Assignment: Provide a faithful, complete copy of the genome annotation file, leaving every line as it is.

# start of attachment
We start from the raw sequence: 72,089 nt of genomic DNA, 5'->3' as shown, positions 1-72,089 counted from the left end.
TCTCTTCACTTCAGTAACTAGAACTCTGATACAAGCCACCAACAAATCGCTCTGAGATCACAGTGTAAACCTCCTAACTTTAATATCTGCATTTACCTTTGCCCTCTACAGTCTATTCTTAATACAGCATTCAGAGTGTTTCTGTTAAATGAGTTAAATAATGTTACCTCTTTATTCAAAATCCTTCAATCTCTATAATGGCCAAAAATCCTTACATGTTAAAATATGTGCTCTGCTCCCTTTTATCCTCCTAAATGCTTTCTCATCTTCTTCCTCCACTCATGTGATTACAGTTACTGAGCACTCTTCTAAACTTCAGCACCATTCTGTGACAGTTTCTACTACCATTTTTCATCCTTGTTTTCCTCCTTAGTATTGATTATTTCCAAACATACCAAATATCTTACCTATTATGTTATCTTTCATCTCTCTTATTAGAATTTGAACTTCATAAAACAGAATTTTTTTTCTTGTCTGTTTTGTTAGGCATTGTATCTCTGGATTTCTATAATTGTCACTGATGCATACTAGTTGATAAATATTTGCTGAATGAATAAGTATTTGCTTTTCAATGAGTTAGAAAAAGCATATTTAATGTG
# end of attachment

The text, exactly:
We start from the raw sequence: 72,089 nt of genomic DNA, 5'->3' as shown, positions 1-72,089 counted from the left end.
TCTCTTCACTTCAGTAACTAGAACTCTGATACAAGCCACCAACAAATCGCTCTGAGATCACAGTGTAAACCTCCTAACTTTAATATCTGCATTTACCTTTGCCCTCTACAGTCTATTCTTAATACAGCATTCAGAGTGTTTCTGTTAAATGAGTTAAATAATGTTACCTCTTTATTCAAAATCCTTCAATCTCTATAATGGCCAAAAATCCTTACATGTTAAAATATGTGCTCTGCTCCCTTTTATCCTCCTAAATGCTTTCTCATCTTCTTCCTCCACTCATGTGATTACAGTTACTGAGCACTCTTCTAAACTTCAGCACCATTCTGTGACAGTTTCTACTACCATTTTTCATCCTTGTTTTCCTCCTTAGTATTGATTATTTCCAAACATACCAAATATCTTACCTATTATGTTATCTTTCATCTCTCTTATTAGAATTTGAACTTCATAAAACAGAATTTTTTTTCTTGTCTGTTTTGTTAGGCATTGTATCTCTGGATTTCTATAATTGTCACTGATGCATACTAGTTGATAAATATTTGCTGAATGAATAAGTATTTGCTTTTCAATGAGTTAGAAAAAGCATATTTAATGTG